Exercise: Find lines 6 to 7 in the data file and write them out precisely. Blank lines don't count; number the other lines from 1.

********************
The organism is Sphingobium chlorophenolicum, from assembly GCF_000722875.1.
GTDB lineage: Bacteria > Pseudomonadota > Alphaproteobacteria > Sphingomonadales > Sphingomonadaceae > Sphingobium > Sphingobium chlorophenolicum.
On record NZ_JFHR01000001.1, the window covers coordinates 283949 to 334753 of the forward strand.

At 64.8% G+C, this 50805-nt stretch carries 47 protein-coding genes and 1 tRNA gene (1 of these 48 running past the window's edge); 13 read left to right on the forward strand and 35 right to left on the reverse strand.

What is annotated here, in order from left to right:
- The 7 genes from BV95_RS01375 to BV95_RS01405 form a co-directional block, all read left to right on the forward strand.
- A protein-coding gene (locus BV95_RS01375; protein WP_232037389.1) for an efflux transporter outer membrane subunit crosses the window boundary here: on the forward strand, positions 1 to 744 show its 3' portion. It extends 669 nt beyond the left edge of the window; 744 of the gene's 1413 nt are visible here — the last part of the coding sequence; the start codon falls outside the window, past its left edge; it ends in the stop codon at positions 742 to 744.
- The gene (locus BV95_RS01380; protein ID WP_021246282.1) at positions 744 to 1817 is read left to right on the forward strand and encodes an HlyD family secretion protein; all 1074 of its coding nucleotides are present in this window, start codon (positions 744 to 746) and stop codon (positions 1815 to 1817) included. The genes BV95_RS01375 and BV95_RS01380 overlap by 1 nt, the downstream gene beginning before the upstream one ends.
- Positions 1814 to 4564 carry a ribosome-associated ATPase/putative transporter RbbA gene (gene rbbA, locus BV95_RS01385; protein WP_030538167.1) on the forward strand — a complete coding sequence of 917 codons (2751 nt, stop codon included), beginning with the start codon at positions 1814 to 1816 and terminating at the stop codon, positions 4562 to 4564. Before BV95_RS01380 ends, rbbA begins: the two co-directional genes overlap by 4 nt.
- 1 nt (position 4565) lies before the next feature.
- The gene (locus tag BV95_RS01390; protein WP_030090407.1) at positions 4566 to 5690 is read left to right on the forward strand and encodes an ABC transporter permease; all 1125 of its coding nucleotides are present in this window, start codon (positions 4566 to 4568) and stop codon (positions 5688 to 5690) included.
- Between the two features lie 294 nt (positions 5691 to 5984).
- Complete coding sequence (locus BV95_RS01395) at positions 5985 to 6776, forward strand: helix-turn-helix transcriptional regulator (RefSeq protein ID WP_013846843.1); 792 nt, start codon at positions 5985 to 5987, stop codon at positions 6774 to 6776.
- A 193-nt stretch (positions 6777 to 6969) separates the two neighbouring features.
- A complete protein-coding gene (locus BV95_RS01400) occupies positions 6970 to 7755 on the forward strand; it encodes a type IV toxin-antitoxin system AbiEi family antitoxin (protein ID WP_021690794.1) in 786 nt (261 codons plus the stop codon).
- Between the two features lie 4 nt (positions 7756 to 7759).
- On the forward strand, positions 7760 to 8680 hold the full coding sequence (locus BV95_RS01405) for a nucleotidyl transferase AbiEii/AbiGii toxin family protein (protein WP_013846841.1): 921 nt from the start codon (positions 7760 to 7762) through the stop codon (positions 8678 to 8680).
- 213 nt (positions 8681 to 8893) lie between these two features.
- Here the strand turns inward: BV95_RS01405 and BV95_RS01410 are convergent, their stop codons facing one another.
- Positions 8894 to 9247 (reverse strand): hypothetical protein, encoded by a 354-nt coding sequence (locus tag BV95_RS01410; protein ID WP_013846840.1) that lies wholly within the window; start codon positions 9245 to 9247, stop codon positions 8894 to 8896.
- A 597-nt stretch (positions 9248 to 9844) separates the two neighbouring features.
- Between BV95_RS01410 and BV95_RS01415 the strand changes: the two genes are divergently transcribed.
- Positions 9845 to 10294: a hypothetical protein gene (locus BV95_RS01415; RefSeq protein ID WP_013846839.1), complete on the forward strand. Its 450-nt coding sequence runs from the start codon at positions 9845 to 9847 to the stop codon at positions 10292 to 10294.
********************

- The 7 genes from BV95_RS01375 to BV95_RS01405 form a co-directional block, all read left to right on the forward strand.
- A protein-coding gene (locus BV95_RS01375; protein WP_232037389.1) for an efflux transporter outer membrane subunit crosses the window boundary here: on the forward strand, positions 1 to 744 show its 3' portion. It extends 669 nt beyond the left edge of the window; 744 of the gene's 1413 nt are visible here — the last part of the coding sequence; the start codon falls outside the window, past its left edge; it ends in the stop codon at positions 742 to 744.